• Newton: Dennis Zine talks back

    January 21, 2013

    When I wrote a few weeks ago that City Councilman Dennis Zine seemed an odd fit with the office of city controller, I was fairly sure I'd get an earful from him. He is, after all, running for controller.

  • Newton: Villaraigosa's numbers game

    January 14, 2013

    Mayor Antonio Villaraigosa has every reason to be proud of his public safety record. He worked well with Los Angeles Police Chief William J. Bratton, who had been hired by the mayor's predecessor, James Hahn. When Bratton left, Villaraigosa oversaw a thoughtful process to vet potential replacements and settled on the capable Charlie Beck. Over the course of Villaraigosa's nearly eight years as mayor, crime has significantly declined; in each of the last three years, there were fewer than 300 murders in the city, a sea change from a generation ago. Villaraigosa will leave Los Angeles far safer than he found it.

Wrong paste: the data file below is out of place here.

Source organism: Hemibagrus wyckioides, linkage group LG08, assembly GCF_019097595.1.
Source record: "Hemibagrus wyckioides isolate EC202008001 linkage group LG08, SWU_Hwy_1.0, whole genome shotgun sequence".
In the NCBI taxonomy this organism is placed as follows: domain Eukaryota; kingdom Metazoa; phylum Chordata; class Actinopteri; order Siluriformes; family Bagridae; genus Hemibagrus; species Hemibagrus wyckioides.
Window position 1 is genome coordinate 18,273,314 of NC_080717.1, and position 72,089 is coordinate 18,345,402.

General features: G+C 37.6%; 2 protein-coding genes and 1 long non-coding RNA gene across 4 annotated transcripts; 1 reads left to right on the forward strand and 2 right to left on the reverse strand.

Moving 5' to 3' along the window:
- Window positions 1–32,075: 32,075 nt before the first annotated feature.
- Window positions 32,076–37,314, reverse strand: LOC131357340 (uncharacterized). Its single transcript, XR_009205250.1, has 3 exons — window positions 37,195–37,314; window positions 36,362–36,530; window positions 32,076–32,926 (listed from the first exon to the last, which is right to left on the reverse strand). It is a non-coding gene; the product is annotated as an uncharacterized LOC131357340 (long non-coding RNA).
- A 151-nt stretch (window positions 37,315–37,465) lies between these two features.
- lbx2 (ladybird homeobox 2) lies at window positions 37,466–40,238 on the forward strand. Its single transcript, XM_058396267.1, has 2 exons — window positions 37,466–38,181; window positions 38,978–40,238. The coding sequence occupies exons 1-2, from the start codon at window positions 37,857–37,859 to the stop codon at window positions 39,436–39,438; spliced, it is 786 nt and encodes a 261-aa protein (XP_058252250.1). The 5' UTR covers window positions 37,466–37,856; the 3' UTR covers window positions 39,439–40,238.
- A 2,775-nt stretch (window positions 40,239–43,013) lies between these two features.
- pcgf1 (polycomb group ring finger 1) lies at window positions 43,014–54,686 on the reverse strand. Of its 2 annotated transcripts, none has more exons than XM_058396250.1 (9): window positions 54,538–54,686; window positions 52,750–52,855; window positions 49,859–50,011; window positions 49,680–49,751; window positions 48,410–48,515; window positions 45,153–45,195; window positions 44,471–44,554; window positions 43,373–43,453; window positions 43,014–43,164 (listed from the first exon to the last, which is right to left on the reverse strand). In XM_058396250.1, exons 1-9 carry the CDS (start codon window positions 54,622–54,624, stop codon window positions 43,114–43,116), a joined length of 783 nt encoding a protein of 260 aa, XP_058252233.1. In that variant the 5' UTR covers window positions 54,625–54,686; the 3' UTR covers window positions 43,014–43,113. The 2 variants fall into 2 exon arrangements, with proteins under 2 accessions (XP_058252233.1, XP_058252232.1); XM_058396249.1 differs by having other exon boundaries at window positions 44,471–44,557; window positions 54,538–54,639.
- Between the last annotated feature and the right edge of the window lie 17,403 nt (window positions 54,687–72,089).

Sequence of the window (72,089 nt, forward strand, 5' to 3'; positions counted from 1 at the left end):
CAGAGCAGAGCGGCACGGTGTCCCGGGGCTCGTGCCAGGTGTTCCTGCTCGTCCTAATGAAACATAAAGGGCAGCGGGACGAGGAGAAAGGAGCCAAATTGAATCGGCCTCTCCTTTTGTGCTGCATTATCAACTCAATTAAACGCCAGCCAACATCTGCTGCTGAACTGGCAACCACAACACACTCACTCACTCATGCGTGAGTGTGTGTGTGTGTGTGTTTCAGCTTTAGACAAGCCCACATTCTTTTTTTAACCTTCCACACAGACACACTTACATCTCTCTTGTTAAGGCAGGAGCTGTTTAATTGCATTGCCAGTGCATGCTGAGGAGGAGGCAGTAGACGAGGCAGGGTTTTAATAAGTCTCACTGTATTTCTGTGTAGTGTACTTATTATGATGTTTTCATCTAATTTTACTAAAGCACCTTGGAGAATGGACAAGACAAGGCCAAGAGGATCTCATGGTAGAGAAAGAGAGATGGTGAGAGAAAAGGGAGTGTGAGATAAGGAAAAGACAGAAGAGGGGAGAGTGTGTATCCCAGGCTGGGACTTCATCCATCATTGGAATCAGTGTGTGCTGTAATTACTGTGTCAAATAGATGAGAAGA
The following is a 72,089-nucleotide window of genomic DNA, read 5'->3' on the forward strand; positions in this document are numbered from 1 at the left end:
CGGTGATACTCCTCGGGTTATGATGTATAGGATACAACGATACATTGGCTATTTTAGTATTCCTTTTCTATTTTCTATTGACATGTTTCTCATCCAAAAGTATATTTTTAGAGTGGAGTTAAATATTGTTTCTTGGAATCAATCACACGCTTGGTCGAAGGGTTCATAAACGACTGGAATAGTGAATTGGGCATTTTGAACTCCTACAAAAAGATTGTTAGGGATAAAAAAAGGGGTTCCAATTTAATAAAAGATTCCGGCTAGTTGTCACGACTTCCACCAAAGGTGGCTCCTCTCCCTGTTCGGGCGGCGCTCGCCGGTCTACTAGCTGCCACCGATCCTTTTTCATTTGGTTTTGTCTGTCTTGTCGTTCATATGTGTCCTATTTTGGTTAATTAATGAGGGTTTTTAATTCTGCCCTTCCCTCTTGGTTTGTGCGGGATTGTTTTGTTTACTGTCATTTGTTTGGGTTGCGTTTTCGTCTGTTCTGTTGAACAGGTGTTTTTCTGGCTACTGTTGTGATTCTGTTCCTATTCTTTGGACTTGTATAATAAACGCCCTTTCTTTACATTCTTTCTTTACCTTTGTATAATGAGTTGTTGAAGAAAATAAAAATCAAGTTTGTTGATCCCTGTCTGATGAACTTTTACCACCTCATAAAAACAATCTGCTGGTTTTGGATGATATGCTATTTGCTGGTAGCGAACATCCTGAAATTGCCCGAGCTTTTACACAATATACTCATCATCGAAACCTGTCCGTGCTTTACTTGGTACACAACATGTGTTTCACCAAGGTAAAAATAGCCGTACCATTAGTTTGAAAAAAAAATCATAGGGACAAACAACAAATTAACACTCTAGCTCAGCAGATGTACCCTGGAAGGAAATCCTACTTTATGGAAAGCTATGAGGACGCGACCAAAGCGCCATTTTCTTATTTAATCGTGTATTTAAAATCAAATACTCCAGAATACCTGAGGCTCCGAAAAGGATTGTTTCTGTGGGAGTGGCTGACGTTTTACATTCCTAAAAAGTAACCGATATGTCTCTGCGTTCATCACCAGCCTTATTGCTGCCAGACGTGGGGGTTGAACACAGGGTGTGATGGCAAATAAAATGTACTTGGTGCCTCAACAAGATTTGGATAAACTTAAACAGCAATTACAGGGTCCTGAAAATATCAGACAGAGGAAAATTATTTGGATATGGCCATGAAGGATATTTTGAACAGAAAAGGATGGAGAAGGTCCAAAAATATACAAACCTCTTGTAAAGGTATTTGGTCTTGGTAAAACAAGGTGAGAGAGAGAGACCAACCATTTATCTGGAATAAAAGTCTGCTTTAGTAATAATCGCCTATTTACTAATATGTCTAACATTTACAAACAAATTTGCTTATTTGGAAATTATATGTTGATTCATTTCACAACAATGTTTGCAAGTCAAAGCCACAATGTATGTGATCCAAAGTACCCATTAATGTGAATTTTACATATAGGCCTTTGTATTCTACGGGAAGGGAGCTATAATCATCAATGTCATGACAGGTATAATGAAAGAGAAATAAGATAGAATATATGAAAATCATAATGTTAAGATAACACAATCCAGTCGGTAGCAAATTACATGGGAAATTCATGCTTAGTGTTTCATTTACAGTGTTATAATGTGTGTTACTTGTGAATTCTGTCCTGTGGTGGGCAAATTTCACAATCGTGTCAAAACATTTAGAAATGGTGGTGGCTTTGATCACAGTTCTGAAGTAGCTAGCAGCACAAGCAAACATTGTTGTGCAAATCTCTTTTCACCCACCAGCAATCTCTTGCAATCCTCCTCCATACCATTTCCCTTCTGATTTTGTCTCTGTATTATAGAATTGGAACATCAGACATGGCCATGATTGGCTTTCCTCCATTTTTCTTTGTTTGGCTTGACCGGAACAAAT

• Newton: Putting children first

    January 7, 2013

    It was nearly a year ago that Philip Browning was named head of Los Angeles County's Department of Children and Family Services. He accepted the post with some reluctance — the department has a history of controversy, and has been battered again and again by reports of children dying in its care. Browning had been running DCFS on an interim basis, but when the county could not find a suitable permanent head, he yielded to the arm-twisting of Supervisor Zev Yaroslavsky and took the job.

  • Newton: Dennis Zine and the race for city controller

    December 31, 2012

    City Councilman Dennis Zine has never struck me as a controller type. He's garrulous, outgoing, street-smart — the remnants of his first career as a Los Angeles police officer and union representative. He was a forceful personality at the Police Department, where he often squabbled with his then-boss and now-colleague on the City Council, Bernard C. Parks. Zine was combative then and still is, more of a brawling, glad-handing pol than a cerebral, numbers-driven type.